9. I wonder if this little Jouef engine would be useful for its chassis? https://www.pierredominique.com/art-71273-locomotive-vapeur-030-sncf.html I like the distinct extra spacing between the rear axles. Experience with the Electrotren model suggests it is easy to remove the outside cylinders. Of course, if someone already has one of these I could add the details to the table. - Richard.
  10. At home, my frame will be resting on spur shelving brackets. I need to try to arrange two of the cross-wise sections to line up with these brackets. I can see a few options for legs for shows. At the moment my favoured method is four fairly short legs to let the layout stand on top of one of those 6 or 8 foot trestle tables. I might try a self-contained "leg assembly" built onto more square tubing, or try legs slotted into the frame. I was slightly shocked to see my parts are arriving on Monday. I was expecting a 12-day lead time. When they arrive I will feel duty-bound to do something with them and post something on RMweb! - Richard.
  11. 47137

    EBay madness

    I think he uses fiction in his listings to let them show up in popular searches. I was looking for H&M switch panels and found this monstrosity. Something I find hard to swallow is his 100% positive feedback. - Richard.
  12. Route setting The MegaPoints servo controller board has three memories to provide for simple route setting. You set the points (servos) to the route you want and then press and hold one of three buttons to store the route in memory. You can then continue to operate the layout as desired, changing the points from their levers (switches) to suit. Pushing the button again sets up the stored route and disables the point levers, and there is another button to release the memory and restore control from the point levers. Anyway, to try it out I needed more wiring and switches than I want to assemble together so I improvised with a breadboard and a load of wire links: The memory functions seem to work perfectly. I think this will be useful on a small layout like this - one route for through movements to/from the fiddle yard, one route for arrivals, and one route for the run-round loop. (The Arduino here has nothing to do with the circuit on test, it merely has a breadboard attached to its base) - Richard.
  13. Really, I want to build something much like the arrangement described by John Ahern in the 1950s (his book "Miniature Landscape Modelling"), but using a more stable material. Ideally I will build my baseboard, then lay the track whilst able to get all round it, and then attach the backscenes. As I write this, I'm wondering if the backscene boards should be held on with bolts and nuts instead of rivets to allow for future access. I expect things will become clearer when I have the bits in front of me. I don't really know how much I will need the backscene boards to hold the baseboard wholly rigid. I have a feeling the Combitech system would be ideal for a larger and permanent layout where speed of assembly is helpful and you have a wall or floor to bolt onto for extra rigidity. - Richard.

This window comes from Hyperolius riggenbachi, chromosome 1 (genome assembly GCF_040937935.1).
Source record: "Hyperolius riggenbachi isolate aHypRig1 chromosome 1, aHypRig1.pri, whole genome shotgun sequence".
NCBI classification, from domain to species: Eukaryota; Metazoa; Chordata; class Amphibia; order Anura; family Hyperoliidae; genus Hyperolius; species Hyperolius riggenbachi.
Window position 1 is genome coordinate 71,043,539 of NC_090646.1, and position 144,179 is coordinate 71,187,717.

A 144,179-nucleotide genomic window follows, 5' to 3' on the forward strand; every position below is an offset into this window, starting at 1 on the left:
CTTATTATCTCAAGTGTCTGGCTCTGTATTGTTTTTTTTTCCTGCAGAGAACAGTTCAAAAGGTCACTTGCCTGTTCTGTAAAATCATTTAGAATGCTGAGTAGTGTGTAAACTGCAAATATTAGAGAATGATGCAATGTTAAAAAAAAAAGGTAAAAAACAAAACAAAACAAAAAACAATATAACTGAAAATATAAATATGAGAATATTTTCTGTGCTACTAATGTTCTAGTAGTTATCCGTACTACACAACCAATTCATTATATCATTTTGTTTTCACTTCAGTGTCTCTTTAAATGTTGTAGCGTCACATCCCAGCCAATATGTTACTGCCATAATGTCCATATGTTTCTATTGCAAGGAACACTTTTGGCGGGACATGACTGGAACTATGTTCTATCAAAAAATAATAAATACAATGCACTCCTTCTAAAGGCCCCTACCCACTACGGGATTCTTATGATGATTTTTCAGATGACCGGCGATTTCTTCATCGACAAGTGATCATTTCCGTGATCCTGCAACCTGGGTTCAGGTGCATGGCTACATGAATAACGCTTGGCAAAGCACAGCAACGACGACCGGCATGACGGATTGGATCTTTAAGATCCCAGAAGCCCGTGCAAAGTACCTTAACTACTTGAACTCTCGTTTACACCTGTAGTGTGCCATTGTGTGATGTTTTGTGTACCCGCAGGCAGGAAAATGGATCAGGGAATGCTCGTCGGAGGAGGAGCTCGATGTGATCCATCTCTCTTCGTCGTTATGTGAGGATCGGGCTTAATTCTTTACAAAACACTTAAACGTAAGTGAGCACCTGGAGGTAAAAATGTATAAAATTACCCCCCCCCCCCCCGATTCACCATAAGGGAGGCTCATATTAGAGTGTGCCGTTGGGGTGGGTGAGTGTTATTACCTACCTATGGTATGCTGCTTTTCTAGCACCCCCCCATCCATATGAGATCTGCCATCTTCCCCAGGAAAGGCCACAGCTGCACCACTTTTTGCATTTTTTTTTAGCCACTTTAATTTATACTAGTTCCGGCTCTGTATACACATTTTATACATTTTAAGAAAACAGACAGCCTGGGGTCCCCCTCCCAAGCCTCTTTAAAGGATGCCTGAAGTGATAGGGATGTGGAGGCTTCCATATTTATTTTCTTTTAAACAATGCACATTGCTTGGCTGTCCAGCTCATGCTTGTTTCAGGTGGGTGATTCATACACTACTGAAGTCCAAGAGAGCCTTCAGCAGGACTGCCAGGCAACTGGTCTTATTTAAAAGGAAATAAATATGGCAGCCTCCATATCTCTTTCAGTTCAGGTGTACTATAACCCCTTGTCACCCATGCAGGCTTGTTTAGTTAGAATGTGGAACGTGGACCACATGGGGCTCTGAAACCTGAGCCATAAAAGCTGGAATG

14. I have the aluminium coming on a 12 day lead time and the ply base and backscene boards on 30 days. I might have to wait for the ply to work out exactly where every point motor is going before I firm up on the locations of the cross members of my frame. The Aluminium Warehouse claim "Your material will be cut with a high precision TCT blade, this removes 5mm of material on each cut. Your order will be cut to a standard tolerance of - 0mm/ + 1mm" and at 60p a cut this seems like a bargain to me. All I have to do is make the holes for the fixings - something like a 20mm cutter to get the nose of the pop rivet gun into the section, and then a 3mm hole for the rivet. I like the idea of pop rivets because they are aluminium and there won't be chemical reactions / corrosion arising from dissimilar materials. It would be interesting to know how the lab trolleys are held together. Edit: if anyone stumbles across this in the future, I am posting related notes on my layout topic at https://www.rmweb.co.uk/community/index.php?/topic/152888-shelf-marshes-building-a-wee-puggie-line-in-187-scale/&do=findComment&comment=4033269 - Richard.
  15. I've placed an order for some 1" square aluminium tube from Aluminium Warehouse, cut to size for my project. I will be happier with my own joints instead of ready-made joining pieces, and this will give me greater flexibility for example if I want to add a diagonal brace or even build the layout skew to fit my skew-shaped alcove. I guess "Combitech" waits for another day. Many thanks for the link. - Richard.